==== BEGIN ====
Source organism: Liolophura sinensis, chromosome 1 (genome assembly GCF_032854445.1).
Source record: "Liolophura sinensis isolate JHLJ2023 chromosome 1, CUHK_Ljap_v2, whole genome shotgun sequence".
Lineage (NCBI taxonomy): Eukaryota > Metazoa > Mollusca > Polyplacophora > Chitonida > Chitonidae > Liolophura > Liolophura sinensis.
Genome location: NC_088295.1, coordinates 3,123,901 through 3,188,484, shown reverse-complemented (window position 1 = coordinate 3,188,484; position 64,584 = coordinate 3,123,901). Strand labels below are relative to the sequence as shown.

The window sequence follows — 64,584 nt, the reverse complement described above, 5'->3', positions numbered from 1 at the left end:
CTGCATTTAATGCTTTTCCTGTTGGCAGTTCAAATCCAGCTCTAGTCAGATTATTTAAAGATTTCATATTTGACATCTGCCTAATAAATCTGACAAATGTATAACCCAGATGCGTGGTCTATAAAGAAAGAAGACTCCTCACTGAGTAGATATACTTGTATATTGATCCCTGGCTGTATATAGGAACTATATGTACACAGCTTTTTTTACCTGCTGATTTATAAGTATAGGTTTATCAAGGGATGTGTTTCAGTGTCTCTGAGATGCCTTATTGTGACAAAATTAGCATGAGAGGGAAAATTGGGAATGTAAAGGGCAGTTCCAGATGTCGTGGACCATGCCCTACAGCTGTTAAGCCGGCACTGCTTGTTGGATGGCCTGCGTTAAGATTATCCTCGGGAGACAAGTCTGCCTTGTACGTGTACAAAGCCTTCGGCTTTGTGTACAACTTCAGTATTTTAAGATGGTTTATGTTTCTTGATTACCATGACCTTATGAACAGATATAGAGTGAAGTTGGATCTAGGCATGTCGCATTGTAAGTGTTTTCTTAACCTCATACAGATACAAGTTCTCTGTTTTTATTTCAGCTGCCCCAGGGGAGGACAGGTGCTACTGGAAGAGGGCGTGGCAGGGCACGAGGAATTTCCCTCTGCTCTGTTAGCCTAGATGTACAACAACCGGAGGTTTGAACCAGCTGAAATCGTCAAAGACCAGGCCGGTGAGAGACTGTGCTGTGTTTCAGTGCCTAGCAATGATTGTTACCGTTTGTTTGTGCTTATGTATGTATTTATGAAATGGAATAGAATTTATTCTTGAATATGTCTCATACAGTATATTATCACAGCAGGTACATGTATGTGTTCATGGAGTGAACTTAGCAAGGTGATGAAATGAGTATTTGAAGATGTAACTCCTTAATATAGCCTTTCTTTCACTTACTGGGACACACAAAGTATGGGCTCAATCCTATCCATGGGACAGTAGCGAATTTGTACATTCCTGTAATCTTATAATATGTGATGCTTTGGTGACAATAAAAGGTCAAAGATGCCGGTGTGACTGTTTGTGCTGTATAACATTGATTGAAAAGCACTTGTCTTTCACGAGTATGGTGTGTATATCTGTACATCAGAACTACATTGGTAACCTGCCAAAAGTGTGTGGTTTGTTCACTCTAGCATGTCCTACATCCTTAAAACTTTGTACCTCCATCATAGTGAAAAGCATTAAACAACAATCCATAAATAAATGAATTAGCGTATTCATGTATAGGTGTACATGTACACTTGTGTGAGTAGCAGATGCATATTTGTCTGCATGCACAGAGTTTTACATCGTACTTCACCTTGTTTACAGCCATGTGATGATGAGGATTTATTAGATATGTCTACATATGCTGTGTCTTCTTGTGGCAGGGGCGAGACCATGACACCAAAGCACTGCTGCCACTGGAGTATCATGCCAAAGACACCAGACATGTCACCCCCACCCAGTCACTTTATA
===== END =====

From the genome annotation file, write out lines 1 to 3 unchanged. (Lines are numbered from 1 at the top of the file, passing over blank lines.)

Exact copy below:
Source organism: Liolophura sinensis, chromosome 1 (genome assembly GCF_032854445.1).
Source record: "Liolophura sinensis isolate JHLJ2023 chromosome 1, CUHK_Ljap_v2, whole genome shotgun sequence".
Lineage (NCBI taxonomy): Eukaryota > Metazoa > Mollusca > Polyplacophora > Chitonida > Chitonidae > Liolophura > Liolophura sinensis.